A mum whose son’s brain was removed without her knowledge after he died has voiced her horror after learning that parts of other organs were also taken.
June Bayley, 61, buried tragic 12-year-old Ben Mallia in 1997, unaware that his brain had been taken out during an autopsy at Addenbrooke’s Hospital in Cambridge.
This month she learned that parts of his lungs, pancreas and liver were also removed.
She now plans to exhume a box buried alongside him to find out if they were returned, as hospital chiefs claim.
June, who has been diagnosed with Post Traumatic Stress Disorder (PTSD), said after the latest devastating revelation: “I was absolutely gobsmacked, I broke down in the car.
“I couldn’t believe what I was reading. It’s absolutely disgusting, people need to know.”
Ben, who was terminally ill with a rare brain condition called DRPLA, died at home after contracting bilateral bronchopneumonia in August 1997.
June believes there was no reason for an autopsy to be carried out, and had no idea his brain was removed.
“I’m Roman Catholic, when Ben passed away I had him come home for a couple of days,” she recalled.
“I was told whatever you do, don’t touch his head. I thought his eyes looked strange, but I didn’t know his brain had been removed.”
In the months following his death, June suffered distressing nightmares, which eventually prompted her to seek out his autopsy report.
She said: “I kept having really bad nightmares about my son, I went to my doctor and said ‘I’ve just got a feeling they did something to Ben.'”
June said her doctor obtained the report in 1999, and it was from this that she learned Ben’s brain had been in a lab for 18 months without her knowledge.
During her son’s lifetime, she had told medics that she did not consent to his organs being removed – which she says would have been in his medical records.
At the time the law said organs could only be taken out if there was “no reason to believe” relatives would object.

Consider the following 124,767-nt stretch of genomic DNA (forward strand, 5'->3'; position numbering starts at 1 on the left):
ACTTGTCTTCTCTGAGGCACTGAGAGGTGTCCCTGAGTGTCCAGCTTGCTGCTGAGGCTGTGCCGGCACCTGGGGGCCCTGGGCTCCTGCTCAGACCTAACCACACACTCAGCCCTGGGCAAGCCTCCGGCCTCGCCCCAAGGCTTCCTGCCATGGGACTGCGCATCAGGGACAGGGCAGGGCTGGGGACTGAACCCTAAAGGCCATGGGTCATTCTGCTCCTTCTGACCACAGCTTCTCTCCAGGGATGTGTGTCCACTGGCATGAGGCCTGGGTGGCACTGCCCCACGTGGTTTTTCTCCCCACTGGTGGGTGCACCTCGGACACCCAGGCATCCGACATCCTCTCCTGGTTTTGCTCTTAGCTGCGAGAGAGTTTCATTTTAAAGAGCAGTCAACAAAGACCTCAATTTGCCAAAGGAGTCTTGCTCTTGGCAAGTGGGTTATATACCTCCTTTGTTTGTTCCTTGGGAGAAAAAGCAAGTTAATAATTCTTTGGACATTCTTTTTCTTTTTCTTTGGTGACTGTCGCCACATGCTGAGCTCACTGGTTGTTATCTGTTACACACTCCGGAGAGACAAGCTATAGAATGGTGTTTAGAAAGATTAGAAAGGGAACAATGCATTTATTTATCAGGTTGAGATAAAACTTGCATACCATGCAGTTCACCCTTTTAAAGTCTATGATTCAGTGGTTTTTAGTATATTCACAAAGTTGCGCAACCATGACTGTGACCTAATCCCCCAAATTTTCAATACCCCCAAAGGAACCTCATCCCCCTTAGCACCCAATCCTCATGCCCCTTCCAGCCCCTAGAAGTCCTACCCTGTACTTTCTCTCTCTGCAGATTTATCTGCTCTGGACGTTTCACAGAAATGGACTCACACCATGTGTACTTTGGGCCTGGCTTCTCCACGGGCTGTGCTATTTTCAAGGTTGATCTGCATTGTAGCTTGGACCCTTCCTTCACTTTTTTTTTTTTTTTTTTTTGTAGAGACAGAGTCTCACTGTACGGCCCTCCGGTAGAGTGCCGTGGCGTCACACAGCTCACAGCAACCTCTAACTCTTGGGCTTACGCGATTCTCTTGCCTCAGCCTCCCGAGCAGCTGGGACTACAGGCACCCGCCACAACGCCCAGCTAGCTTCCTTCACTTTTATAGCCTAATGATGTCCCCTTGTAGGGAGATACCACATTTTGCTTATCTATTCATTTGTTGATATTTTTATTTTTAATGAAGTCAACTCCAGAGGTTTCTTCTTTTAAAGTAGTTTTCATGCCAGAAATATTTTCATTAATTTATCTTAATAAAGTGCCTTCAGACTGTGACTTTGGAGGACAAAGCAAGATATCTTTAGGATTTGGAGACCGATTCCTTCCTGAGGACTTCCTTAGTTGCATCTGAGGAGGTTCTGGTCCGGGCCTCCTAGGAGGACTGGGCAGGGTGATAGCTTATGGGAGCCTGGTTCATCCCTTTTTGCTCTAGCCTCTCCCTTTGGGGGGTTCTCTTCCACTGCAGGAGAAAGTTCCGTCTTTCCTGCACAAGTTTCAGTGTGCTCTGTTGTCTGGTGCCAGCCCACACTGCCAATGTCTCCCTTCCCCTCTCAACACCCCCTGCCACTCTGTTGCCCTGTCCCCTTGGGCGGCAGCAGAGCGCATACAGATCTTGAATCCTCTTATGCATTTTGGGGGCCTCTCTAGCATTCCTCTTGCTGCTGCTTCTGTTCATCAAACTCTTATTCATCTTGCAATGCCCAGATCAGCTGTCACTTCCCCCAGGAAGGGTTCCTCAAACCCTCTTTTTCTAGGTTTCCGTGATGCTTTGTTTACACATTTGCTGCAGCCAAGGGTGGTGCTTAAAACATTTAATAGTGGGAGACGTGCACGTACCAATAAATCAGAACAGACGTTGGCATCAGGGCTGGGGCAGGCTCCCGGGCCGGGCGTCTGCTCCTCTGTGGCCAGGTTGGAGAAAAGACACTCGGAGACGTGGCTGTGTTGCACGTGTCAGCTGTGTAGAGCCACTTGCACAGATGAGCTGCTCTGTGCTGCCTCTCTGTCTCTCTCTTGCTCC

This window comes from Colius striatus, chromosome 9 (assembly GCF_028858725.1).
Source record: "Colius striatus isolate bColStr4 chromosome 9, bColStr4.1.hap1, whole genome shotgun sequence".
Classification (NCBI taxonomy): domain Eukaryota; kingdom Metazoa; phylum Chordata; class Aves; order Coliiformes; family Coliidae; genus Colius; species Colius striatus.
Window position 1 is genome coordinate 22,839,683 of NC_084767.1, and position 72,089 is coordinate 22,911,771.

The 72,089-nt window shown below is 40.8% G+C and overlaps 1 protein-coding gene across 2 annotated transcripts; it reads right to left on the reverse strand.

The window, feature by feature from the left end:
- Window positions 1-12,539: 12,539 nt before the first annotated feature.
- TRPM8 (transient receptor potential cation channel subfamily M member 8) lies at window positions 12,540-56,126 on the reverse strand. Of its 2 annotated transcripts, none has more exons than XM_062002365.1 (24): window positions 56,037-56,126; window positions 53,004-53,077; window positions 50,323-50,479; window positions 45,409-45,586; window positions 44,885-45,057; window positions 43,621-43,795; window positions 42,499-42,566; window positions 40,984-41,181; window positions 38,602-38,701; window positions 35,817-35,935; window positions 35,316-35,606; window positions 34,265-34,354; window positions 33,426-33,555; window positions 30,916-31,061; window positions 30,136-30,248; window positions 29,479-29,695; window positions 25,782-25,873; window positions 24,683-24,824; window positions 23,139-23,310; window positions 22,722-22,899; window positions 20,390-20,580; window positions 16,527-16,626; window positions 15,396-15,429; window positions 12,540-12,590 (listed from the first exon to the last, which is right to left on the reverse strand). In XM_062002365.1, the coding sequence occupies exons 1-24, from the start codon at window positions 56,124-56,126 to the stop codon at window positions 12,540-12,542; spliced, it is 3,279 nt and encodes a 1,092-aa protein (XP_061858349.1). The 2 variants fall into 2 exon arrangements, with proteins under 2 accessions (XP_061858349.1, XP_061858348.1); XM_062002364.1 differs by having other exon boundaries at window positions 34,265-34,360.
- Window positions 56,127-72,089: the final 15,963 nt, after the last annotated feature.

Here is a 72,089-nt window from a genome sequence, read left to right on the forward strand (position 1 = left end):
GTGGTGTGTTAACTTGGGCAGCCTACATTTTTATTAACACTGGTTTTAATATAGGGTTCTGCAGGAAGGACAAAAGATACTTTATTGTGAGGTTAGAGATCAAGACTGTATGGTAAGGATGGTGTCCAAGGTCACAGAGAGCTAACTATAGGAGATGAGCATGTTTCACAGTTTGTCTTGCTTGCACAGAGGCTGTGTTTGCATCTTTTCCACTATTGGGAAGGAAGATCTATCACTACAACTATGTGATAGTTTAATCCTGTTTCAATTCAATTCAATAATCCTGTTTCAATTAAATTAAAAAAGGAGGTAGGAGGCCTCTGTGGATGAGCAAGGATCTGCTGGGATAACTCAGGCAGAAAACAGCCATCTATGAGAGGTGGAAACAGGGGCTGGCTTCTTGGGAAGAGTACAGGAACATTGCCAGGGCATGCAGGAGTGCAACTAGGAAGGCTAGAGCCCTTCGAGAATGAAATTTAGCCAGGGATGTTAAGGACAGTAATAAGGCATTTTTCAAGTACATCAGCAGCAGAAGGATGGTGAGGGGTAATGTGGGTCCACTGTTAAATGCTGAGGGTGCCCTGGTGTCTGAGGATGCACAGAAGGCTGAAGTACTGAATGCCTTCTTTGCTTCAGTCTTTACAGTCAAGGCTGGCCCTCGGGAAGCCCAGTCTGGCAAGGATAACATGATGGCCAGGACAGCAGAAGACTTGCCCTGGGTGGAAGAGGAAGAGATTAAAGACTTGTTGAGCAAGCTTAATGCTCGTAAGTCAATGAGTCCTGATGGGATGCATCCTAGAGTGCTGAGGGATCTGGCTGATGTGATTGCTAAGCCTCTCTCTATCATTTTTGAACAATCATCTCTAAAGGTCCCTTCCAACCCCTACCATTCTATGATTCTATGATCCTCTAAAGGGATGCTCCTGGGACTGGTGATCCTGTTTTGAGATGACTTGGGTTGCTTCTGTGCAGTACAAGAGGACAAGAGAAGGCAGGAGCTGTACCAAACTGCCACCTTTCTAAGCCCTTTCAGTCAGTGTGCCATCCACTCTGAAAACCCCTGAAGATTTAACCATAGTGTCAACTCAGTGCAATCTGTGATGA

“You can’t desecrate a body like this, there’s proper protocols,” she said.
“He was suffering so much alive, I told Ben’s doctors that no one is touching him when he died.”
His brain was finally returned in 2001 in a box which was buried alongside Ben in Bury St Edmonds.
“A priest blessed the box and I thought that’s the end of it,” June said.
But she was troubled by a reference in the autopsy report saying that Ben’s spinal cord had been removed.
The hospital later said this was a “typographical error”, and June decided not to pursue it until she was diagnosed with PTSD earlier this year.
“In order to go forward you have to go back,” she said. “So I decided I had to find out what had really happened.”
She contacted Cambridge University Hospital Trust, and discovered a lab report written following Ben’s death had survived – which she demanded to see.
What she learned was worse than she expected, as it contained references to the other organs.
The trust said a number of slides containing traces from Ben’s lungs, liver and pancreas were returned along with his brain.
June said she now wants to verify this is the case, as she did not look inside the box.
“They hadn’t told me about them, I just knew his brain was in there,” she said.
“I will have it exhumed. I need to know the truth. If they returned the slides, the glass will still be in the box and I will know for sure.”
To this day she has no idea what happened to Ben’s brain in the four years after he died.
“I’m a realist, I know there’s a lot of money to be made in research,” she said.
She does not accept the hospital’s assertion that Ben’s spinal cord was not removed, and says she will take them to court if needs be.
“I want them to tell me what happened under oath,” June said.
The trust’s medical director, Dr Ashley Shaw, said: “We have had two meetings during the last two months with Ms Bayley, and were able to talk through the same information that had been provided by the Trust in 2001, at the time of the National Organ Retention Enquiry.
“As previously stated, the only organ retained after her son’s post mortem here, was the brain.
“This was returned to Ms Bayley in 2001 via funeral directors, together with all the paperwork relating to this case, and a number of slides containing tiny pieces of tissue from the lung, liver and pancreas used for microscopic examination at the time of the post mortem.
“For the avoidance of any doubt, nothing else was removed or retained and nothing has changed since our correspondence with her lawyers in 2001.
“Ms Bayley has our continued sympathies for her devastating loss.”